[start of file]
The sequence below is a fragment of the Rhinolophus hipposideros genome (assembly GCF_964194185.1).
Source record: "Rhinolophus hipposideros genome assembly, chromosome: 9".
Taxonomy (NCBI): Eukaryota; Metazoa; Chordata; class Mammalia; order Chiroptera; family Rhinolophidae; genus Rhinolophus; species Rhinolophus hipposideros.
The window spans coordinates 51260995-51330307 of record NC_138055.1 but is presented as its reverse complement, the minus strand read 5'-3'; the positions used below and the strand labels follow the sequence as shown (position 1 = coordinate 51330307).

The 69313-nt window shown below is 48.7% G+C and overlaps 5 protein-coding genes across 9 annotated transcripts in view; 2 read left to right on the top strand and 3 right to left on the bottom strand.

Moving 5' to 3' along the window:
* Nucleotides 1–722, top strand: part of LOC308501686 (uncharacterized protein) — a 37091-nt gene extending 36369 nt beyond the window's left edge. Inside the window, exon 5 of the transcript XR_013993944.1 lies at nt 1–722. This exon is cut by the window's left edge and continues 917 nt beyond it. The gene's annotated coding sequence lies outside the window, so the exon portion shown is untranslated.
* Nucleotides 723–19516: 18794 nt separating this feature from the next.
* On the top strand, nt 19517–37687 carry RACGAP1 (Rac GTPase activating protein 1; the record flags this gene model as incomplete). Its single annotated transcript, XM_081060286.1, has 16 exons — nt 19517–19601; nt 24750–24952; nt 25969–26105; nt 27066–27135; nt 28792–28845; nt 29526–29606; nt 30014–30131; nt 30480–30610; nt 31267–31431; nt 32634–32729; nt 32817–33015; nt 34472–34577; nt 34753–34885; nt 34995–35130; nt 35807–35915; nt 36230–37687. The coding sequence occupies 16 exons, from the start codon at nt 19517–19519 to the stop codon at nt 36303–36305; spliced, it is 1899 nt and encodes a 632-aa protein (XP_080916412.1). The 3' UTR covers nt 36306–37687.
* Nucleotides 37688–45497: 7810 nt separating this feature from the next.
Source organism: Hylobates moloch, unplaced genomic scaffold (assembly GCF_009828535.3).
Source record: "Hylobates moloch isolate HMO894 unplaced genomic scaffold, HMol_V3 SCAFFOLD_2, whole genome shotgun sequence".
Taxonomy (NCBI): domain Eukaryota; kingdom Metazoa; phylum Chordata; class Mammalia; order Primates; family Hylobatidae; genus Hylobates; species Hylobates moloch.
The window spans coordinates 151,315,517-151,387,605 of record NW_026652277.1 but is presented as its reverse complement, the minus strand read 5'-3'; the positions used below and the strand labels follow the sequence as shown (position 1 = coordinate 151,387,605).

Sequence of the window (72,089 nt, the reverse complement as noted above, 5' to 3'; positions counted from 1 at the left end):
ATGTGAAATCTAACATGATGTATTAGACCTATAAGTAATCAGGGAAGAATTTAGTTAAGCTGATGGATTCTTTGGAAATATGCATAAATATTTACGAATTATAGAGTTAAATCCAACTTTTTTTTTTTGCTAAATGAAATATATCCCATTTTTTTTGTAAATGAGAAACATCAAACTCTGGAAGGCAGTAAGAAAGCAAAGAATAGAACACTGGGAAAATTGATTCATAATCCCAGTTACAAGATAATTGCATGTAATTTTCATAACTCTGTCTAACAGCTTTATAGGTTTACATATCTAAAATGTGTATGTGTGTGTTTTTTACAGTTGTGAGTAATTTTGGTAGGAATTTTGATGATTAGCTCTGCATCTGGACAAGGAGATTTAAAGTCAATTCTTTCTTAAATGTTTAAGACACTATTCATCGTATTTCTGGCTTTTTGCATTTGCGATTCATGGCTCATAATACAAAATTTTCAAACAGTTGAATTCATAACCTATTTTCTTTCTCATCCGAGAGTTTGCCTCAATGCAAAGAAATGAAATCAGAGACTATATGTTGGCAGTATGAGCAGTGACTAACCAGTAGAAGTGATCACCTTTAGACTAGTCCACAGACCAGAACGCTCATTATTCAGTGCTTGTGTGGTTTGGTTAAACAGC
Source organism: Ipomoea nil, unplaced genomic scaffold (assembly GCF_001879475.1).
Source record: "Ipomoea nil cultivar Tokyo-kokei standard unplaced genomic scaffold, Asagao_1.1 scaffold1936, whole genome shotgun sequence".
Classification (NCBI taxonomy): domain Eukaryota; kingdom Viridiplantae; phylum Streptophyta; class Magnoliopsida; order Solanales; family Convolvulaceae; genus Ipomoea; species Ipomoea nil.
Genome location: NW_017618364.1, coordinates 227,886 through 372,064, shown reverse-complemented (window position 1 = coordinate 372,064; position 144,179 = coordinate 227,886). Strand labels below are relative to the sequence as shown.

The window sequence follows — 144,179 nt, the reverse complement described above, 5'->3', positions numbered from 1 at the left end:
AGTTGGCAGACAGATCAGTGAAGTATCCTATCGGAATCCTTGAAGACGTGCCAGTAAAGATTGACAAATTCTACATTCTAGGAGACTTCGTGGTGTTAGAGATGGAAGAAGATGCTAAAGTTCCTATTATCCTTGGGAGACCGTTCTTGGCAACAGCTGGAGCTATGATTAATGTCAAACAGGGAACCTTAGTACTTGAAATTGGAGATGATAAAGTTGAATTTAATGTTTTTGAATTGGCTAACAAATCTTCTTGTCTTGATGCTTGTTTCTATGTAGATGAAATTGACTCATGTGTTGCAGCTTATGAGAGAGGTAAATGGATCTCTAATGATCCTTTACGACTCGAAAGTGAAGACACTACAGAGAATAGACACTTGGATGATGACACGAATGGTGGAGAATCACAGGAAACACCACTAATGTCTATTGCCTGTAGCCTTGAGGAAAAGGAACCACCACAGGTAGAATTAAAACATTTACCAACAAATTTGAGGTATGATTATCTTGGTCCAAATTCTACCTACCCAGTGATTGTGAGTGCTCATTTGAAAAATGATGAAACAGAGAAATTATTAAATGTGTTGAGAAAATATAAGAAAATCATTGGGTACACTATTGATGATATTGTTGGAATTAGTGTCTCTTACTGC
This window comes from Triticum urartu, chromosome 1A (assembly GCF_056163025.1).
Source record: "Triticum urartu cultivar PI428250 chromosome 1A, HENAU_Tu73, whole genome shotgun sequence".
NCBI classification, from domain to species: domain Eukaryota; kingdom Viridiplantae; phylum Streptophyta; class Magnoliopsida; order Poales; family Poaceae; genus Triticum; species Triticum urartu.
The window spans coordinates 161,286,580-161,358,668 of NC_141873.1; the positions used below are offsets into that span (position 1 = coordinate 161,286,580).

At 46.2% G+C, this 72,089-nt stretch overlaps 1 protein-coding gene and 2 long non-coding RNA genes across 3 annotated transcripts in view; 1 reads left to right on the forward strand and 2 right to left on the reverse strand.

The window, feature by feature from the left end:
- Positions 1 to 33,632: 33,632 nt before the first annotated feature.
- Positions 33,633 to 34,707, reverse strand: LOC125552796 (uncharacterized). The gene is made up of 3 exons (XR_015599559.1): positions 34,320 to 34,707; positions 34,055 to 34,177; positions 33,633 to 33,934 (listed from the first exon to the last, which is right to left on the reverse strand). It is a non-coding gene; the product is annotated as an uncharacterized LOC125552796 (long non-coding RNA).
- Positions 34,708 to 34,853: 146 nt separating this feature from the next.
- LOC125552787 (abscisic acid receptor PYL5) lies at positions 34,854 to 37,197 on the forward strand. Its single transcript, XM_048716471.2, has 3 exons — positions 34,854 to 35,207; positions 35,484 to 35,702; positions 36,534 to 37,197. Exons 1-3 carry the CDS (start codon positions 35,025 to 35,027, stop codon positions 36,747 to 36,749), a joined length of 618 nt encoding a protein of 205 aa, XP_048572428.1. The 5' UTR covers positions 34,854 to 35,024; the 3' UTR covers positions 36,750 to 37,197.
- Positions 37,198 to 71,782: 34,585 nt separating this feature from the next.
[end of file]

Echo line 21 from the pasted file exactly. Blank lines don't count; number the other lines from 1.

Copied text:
The window sequence follows — 144,179 nt, the reverse complement described above, 5'->3', positions numbered from 1 at the left end: